The One Thing You Must Have To Ensure A Great Streaming Experience
Engaging content? A good recommendation engine? The ability to connect on-prem, cloud, and third-party data sources? AI to automate basic tasks based on data thresholds? Sure, all of those are good and even, in most cases, necessary to be able to make quick business decisions when there’s an issue with the streaming video experience. But there’s something even more basic that’s needed, a fundamental feature which provides your operations team the ability to affect change across your workflow.
Why Visibility Isn’t Enough
Before we explain observability, let’s start with visibility.
Imagine you are looking out the window of a cabin retreat. What might you see? One tree? Two trees? Three? A mountain. A rock. Maybe even a deer? Those things you see, though, are just visible elements within your scope of vision. When you have visibility, that’s all you get: the individual pieces. For streaming video monitoring, that means you have dozens of screens upon the walls of your NOC displaying different sources of data such as CDN performance, geographic availability, uptime, etc. This data can come from logs, programmatic connections to components in your streaming technology stack, or even third-parties.
Monitoring, as we often describe it, with screens of data, is just visibility. And visibility isn’t enough in and of itself.
Of course, having visibility into all the data is hugely important. Without that, your streaming video monitoring would truly be guesswork. But just being able to see doesn’t provide operations engineers with any insight. Even if different data sources are packaged into visualization interfaces which perform calculations to display an indicator when something is wrong, it’s not enough. That’s because those calculations are missing other relevant data sources, data from different components within the streaming technology stack that may have a bearing. It’s not that you don’t have visibility into those other data sources as well, it’s just that your operations engineers have to figure out the relationship between them all manually.
The ultimate problem with having only visibility, is just that: issues in your streaming workflow and viewer experience are visible, but disconnected.
What You Need is Observability
Now it’s time to define observability.
Let’s return to the previous example of looking out the window of your cabin retreat. Whereas visibility only shows you the elements, observability connects them together. Looking at those trees, and mountains, and the deer, you observe the delicate balance of an ecosystem. You make the observation that all of those things work together to support each other and that imbalance in one, say too many deer, would cause problems with other parts of the ecosystem: the trees would get decimated which, when they die, would leave the mountains more open to erosion. Observability means drawing conclusions from seeing all of the data elements and the relationships each data set, like trees, has to the others, such as mountains.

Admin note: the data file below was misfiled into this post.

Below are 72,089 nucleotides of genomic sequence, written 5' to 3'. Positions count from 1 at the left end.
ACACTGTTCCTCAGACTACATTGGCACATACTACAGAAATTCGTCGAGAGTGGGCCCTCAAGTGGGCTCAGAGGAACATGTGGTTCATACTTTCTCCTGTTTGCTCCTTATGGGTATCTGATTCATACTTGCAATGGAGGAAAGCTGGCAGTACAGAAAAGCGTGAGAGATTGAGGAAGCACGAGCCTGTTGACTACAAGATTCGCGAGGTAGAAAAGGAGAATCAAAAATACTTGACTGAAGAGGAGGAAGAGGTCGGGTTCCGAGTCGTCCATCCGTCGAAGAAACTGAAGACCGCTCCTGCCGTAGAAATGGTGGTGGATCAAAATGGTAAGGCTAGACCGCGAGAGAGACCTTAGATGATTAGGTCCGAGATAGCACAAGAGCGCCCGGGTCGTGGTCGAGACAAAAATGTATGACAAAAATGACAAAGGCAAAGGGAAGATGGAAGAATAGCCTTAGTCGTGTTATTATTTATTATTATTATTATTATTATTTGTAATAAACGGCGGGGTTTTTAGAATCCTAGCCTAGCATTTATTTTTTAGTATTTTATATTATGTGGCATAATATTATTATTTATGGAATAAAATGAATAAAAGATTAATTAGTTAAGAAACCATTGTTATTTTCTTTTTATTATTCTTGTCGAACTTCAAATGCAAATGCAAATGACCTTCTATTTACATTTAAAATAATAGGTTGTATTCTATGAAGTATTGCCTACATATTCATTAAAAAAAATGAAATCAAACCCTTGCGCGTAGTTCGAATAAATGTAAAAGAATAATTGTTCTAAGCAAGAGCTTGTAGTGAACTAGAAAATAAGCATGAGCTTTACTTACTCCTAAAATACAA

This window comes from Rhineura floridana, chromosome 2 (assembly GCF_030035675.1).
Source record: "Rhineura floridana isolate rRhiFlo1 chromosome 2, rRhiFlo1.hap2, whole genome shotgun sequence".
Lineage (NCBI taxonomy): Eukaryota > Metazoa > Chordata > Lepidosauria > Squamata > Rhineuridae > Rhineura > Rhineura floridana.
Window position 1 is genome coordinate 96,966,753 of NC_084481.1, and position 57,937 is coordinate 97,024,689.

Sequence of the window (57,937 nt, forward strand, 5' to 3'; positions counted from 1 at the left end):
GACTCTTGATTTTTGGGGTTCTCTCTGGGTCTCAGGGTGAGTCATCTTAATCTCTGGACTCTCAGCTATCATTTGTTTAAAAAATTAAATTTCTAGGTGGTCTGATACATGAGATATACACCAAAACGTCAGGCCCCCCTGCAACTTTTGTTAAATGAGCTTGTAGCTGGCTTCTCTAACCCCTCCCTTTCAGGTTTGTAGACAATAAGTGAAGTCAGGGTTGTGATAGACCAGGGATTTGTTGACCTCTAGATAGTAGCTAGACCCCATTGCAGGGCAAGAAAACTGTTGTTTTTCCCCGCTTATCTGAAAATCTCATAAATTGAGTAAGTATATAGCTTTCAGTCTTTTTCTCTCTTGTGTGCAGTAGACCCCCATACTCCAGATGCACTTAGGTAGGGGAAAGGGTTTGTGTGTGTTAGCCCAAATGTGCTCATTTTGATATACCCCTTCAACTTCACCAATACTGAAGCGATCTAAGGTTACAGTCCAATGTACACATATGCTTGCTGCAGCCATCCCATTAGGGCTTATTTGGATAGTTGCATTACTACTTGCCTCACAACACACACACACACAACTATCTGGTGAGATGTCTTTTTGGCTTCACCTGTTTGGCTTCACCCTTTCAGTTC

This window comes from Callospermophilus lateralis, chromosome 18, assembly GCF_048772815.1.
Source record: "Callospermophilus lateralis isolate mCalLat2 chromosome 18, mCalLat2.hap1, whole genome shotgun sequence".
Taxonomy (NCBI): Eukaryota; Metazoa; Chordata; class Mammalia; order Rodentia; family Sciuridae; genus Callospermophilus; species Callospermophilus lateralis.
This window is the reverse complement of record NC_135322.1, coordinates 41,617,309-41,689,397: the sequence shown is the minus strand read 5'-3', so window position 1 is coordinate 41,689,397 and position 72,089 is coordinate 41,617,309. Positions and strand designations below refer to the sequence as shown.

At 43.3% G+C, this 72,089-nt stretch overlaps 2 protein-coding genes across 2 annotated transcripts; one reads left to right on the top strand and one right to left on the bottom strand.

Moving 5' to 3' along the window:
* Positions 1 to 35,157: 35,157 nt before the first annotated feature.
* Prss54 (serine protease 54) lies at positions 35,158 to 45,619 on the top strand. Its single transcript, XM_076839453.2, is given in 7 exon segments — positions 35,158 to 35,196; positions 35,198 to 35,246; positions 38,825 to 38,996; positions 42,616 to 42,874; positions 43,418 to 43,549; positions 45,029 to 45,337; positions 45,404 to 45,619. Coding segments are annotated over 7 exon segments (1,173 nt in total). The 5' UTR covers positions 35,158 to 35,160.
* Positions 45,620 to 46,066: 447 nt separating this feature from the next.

Consider the following problem: a viewer experiences a degradation in video quality. The hunt is on to find the root cause. The data from the player shows how it transitioned to subsequent lower streams. That’s what you have in terms of player visibility. But what caused the transition? More player data, again visibility, shows there bandwidth is available. Yet you still can’t draw a conclusion from this. There’s nothing observable. So you look at CDN logs. Yet another source of data. In the logs, you can see all of the bitrates are in the cache and the cache is responding correctly to player requests.
You get the picture.
With visibility, you can see each data source but independent of the others. With observability, those elements become connected. In the example problem with a degradation in video quality, you wouldn’t even have to examine the CDN logs because the encoder would have already thrown an error which your monitoring system would have picked upon, correlating it to the errors from the player session data, and displaying an indicator.
Building for Observability
Observability isn’t something that just happens. Yes, conclusions can be made manually by clever engineers when looking at siloed datasets through different visualization tools. But a good monitoring strategy and architecture, with a flexible harness for connecting data from any source within the workflow, makes observability happen. It doesn’t leave it to human intuition or interpretation. It takes all that data and connects it, correlates it, and visualizes it in a way which makes observability clear. Imagine being able to see your streaming workflow from end-to-end, with clear visual indicators which identify when something is having issues or failing. Think of it as green, yellow, and red lights. The key, though, is that all of the data is related meaning operations engineers can easily observe problems and dig into details as needed.
But for observability to be available to anyone in the organization, for conclusions to be presented as part of the act of monitoring, the monitoring system itself must do some of the heavy lifting of enabling observability. It should be embraced at the inception, during the development of the monitoring strategy. Because with that in hand, building a monitoring harness will be based on decisions rooted in enabling observations, not just visibility. These decisions include selecting tools and partners who provide programmatic access to data. It includes choosing a data platform, typically a log analytics tool, which can help normalize incoming data and enable correlations. And it also includes developing interfaces which visualize those observations so that engineers, operations, product managers, and anyone in the organization can act more quickly to ensure a consistent and reliable experience for viewers.